Culture is the flavor to any society.
Derived from what makes a society successful, culture brings society to life. By 1700, the English colonist had developed two diverse cultures in the societies of the New England colonies and in the Chesapeake region due to religious and agricultural reasons. Religion was the basis of culture in the New England colonies, yet it played a lesser role in the development of culture in the Chesapeake colonies. Due to strict enforcement, Religion influenced family life, education, and unity in the New England colonies of Massachusetts, Rhode Island, Connecticut, and New Hampshire. Many Puritan Separatists, unsatisfied with the Church of England, moved to Massachusetts for religious unity. Newcomers had the choice of converting to Puritanism or leaving Massachusetts.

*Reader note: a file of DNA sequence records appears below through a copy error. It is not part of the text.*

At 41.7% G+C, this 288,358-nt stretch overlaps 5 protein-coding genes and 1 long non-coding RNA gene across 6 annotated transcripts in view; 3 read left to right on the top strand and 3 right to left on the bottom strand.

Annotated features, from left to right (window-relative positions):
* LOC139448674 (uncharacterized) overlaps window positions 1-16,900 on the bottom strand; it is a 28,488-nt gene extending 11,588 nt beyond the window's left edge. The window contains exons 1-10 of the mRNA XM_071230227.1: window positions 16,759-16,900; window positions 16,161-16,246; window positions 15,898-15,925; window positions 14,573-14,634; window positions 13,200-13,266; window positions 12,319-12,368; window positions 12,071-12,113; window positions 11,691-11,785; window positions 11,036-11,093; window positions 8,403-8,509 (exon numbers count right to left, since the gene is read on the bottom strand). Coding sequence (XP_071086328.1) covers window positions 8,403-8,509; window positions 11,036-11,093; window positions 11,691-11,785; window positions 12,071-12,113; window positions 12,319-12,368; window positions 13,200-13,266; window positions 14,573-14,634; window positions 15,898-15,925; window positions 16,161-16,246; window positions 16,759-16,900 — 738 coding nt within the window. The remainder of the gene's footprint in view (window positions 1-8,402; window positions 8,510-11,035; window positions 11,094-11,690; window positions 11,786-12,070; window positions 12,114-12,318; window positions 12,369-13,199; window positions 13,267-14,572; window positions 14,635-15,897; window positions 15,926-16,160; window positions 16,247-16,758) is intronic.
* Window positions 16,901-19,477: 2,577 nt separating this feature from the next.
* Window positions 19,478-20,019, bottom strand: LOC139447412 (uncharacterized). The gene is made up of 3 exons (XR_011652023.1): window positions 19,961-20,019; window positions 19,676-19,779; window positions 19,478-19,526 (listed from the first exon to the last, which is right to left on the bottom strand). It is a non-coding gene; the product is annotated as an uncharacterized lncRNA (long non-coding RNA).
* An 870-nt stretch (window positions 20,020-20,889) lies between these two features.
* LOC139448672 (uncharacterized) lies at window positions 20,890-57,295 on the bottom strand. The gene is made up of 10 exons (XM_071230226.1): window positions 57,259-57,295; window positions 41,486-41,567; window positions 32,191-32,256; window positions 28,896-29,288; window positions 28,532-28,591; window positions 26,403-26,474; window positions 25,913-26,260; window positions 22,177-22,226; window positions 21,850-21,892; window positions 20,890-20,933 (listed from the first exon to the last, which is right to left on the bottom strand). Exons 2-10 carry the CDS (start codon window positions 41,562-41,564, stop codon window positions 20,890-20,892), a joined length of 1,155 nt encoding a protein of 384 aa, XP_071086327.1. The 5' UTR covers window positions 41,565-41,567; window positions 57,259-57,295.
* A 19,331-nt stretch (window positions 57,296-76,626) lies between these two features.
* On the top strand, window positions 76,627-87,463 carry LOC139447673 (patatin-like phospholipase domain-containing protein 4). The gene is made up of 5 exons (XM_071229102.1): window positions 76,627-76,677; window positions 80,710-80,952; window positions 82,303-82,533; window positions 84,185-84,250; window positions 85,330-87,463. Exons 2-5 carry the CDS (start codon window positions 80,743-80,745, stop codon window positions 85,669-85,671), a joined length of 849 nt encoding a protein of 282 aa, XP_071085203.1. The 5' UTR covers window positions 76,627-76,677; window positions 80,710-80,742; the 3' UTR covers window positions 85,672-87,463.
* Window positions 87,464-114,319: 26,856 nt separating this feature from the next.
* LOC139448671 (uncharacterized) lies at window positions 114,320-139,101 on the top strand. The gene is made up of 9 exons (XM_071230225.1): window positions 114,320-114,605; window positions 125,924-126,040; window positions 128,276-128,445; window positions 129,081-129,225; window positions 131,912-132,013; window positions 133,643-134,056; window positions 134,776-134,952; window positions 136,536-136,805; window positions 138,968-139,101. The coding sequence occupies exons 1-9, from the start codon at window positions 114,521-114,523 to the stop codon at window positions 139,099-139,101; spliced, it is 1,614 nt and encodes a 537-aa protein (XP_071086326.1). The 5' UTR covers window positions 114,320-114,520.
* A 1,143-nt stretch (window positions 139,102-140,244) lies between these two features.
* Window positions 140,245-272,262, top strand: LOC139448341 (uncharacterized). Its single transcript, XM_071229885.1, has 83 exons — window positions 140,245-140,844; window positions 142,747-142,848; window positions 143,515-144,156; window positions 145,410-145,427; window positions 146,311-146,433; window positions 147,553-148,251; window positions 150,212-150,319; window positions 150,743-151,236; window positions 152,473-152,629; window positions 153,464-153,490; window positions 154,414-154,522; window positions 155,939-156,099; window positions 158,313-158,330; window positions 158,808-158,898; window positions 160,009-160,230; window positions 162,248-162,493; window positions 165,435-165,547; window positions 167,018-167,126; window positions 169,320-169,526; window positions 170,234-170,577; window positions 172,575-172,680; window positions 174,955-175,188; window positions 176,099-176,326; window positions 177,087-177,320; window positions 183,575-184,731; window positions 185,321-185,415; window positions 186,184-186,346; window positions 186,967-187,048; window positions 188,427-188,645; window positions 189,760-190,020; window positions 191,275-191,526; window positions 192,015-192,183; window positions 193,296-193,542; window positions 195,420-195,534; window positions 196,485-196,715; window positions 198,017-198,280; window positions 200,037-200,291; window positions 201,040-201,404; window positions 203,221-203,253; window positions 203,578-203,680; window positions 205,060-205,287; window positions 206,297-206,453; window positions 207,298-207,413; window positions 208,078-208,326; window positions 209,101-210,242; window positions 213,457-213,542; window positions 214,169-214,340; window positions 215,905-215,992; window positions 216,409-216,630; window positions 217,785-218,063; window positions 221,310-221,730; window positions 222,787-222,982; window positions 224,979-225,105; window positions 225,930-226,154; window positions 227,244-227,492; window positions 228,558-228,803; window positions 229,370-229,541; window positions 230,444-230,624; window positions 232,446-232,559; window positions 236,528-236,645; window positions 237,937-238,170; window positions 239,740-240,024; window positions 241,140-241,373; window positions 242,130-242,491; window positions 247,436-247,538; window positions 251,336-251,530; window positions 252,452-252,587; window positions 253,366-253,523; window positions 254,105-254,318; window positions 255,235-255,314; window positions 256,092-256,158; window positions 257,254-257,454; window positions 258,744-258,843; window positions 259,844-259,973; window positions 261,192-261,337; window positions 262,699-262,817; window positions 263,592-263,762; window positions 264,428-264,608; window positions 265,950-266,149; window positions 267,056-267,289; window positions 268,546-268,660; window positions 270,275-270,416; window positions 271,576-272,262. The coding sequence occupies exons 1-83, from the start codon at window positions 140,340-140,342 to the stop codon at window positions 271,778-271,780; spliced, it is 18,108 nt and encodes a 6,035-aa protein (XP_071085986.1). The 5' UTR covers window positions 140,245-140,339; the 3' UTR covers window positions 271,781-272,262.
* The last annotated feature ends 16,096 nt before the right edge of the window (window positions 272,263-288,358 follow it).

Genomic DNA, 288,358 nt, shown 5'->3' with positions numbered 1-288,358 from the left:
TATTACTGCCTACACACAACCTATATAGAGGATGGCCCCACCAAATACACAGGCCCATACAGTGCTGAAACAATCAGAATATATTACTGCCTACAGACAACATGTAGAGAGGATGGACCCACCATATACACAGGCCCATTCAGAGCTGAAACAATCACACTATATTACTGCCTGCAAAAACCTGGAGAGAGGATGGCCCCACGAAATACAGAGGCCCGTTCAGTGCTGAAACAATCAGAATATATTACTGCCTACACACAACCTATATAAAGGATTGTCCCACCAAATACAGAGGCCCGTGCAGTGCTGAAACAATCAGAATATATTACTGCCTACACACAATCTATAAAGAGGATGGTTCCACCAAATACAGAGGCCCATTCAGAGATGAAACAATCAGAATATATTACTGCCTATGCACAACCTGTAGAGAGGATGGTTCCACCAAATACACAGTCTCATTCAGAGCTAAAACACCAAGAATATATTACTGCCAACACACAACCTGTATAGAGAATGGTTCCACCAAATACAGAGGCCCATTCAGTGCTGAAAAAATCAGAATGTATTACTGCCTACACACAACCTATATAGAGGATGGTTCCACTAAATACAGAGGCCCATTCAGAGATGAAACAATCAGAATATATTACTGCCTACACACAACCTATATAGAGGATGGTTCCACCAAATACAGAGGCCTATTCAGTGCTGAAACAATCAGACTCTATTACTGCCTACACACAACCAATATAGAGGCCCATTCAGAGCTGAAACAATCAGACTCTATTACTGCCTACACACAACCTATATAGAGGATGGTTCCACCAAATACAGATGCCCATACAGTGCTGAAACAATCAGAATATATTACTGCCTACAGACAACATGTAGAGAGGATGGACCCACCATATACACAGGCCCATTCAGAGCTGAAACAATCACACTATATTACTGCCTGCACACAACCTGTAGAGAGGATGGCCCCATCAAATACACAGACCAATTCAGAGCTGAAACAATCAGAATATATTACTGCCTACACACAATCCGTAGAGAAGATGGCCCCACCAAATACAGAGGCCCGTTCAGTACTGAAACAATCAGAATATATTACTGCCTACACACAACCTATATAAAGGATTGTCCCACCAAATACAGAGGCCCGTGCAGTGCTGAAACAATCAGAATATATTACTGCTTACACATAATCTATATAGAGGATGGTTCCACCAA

To not attend church regularly or live near the church was illegal. Not committing oneself to Puritanism was as much a crime as treason. The first public schools were set up in the New England colonies so that everyone could read the Bible, which resulted in a higher level of education. Winthrop implies in A Model of Christian Clarity that the communities worked together as “one man.” Everyone knew one another because they attended church regularly and lived in proximity.
In the Chesapeake colonies of Virginia, Maryland, and Delaware, religion seemed not nearly as prevalent in the culture. Many newcomers turned to the Chesapeake colonies for its religious tolerance. Maryland initially established as a refuge for Catholics, also accepted Protestants. Protestants soon outnumbered the Catholics.
As a result, the Act of Toleration, introduced by Lord Baltimore, established religious freedom in Maryland. Even Jews came to practice their religion freely. Puritanism was the backbone of New England society, yet religious toleration in the Chesapeake colonies was an open door that many newcomers decided to take. Rich soil became key to the sur.